Previous parts to this tutorial:

Steps 1-3

Steps 4-6

At this point, we have a hydra filter which does an interactive cross-disolve from a color image to a luminance based black and white image: Download Hydra Filter

The current version of the filter is:

kernel FadeToHistory
{
parameter float crossfade;
const float3 lumMult = float3(0.3, 0.59, 0.11);
void
evaluatePixel(in image4 src, out pixel4 dst)
{
dst = sampleNearest(src,outCoord());
float luminance = dot(dst.rgb, lumMult);
dst.rgb = mix(dst.rgb, float3(luminance), crossfade);
}
}

## Step 7: Adding the Sepia Conversion

We’re about halfway to being done. We are fading from color to black and white. Time to add the sepia toning so that we can finish this sucker off. There are a bunch of different methods for doing sepia conversion, but essentially the general idea is to mix the red, green and blue channels in different amounts to preserve the original image while giving it that old-time photographic feel. Unlike computing the luminance, we’ll need to produce all three color channels, so the calculation is a bit more cumbersome:

float3 sepia = float3( dst.r * 0.4 +
dst.g * 0.769 +
dst.b * 0.189,
dst.r * 0.349 +
dst.g * 0.686 +
dst.b * 0.168,
dst.r * 0.272 +
dst.g * 0.534 +
dst.b * 0.131 );

I’ve modified the filter above so that we can test the sepia toning.

kernel FadeToHistory
{
parameter float crossfade;
const float3 lumMult = float3(0.3, 0.59, 0.11);
void
evaluatePixel(in image4 src, out pixel4 dst)
{
dst = sampleNearest(src,outCoord());
float luminance = dot(dst.rgb, lumMult);
float3 sepia = float3( dst.r * 0.4 +
dst.g * 0.769 +
dst.b * 0.189,
dst.r * 0.349 +
dst.g * 0.686 +
dst.b * 0.168,
dst.r * 0.272 +
dst.g * 0.534 +
dst.b * 0.131 );
dst.rgb = mix(dst.rgb, sepia, crossfade);
}
}

So now we’ll run the filter and made sure that it compiles without error and does something like what we want. If you set the crossfade parameter to 1.0, you should see something like this:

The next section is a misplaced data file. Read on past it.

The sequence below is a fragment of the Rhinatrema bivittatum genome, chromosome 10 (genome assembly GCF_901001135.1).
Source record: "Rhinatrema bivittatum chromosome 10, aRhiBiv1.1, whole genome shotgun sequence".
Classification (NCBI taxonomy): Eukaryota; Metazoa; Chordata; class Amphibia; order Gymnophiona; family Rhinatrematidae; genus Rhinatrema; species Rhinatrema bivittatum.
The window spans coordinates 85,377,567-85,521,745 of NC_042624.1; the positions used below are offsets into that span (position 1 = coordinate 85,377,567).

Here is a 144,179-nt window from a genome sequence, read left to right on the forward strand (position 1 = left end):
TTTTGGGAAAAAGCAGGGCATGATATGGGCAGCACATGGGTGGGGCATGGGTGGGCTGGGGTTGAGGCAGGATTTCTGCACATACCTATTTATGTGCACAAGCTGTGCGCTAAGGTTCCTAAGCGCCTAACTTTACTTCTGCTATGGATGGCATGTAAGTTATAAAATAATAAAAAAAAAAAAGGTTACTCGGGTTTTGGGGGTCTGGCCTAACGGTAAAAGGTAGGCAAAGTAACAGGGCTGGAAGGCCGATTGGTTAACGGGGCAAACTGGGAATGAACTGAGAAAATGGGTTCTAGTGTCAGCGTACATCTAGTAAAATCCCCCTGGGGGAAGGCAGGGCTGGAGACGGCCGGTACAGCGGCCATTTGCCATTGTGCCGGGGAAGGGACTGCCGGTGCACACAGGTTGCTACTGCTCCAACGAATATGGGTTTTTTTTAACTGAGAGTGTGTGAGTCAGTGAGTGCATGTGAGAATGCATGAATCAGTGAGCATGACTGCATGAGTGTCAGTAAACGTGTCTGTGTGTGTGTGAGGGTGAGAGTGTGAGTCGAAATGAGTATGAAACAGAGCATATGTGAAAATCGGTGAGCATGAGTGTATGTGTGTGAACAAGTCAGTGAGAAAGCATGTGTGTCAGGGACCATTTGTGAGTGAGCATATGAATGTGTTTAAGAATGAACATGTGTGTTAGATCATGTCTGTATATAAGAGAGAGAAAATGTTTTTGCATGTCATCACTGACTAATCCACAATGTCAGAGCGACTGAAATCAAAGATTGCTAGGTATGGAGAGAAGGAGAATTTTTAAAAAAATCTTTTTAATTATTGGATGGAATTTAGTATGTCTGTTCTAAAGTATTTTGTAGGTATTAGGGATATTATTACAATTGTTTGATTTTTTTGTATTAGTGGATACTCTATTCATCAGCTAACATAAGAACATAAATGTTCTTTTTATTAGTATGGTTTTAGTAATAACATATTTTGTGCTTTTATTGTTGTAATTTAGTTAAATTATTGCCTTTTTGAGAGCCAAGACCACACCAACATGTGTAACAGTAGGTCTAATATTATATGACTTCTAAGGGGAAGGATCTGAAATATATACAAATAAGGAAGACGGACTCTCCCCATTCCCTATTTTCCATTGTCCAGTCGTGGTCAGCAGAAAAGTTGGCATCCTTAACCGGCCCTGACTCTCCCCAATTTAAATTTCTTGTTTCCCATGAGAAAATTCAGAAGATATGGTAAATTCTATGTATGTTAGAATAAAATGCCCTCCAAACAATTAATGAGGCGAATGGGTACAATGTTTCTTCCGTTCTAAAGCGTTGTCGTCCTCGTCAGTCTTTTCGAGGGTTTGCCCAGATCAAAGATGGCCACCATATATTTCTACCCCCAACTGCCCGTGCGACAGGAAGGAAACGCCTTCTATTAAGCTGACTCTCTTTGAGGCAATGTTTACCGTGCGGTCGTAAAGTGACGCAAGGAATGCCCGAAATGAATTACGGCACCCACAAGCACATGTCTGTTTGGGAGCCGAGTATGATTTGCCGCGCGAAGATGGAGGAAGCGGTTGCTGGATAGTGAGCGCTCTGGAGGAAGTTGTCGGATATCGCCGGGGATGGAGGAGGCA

## step 8: doing the full fade

We have black and white, we have sepia, now we want to fade from color to black and white and then to sepia. First, I’ll show how I would do this with Flash compatibility mode off and then I’ll show how I would do it with Flash compatibility on.

With Flash warnings and errors off, I would write the code like this:

kernel FadeToHistory
{
parameter float crossfade<minValue:0.0; maxValue:2.0; defaultValue:0.0;>;
const float3 lumMult = float3(0.3, 0.59, 0.11);
void
evaluatePixel(in image4 src, out pixel4 dst)
{
dst = sampleNearest(src,outCoord());
float luminance = dot(dst.rgb, lumMult);
float3 sepia = float3( dst.r * 0.4 +
dst.g * 0.769 +
dst.b * 0.189,
dst.r * 0.349 +
dst.g * 0.686 +
dst.b * 0.168,
dst.r * 0.272 +
dst.g * 0.534 +
dst.b * 0.131 );
float3 startMix = dst.rgb;
float3 endMix = float3(luminance);
float mixValue = crossfade;
if ( crossfade > 1.0 )
{
// normalize mix value to the range of 0-1
mixValue -= 1.0;
startMix = float3(luminance);
endMix = sepia;
}
dst.rgb = mix(startMix, endMix, mixValue);
}
}

If you want to try this, be sure to uncheck the

"Turn on Flash warnings and Errors" in the build menu, or you’ll get the error "ERROR: (line 30): If statements not supported in Hydra byte code"

A few things to note:

- I’ve added metadata to the
*crossfade* parameter to specify that its range is now from 0.0 to 2.0 instead of the default 0.0 to 1.0
- I’ve added temporary variables for
*startMix*, *endMix* and *mixValue* to simplify the code. By default, they are the original color, the luminance color and the crossfade value.
- If crossfade is larger than 1.0
- I overwrite the temporary variable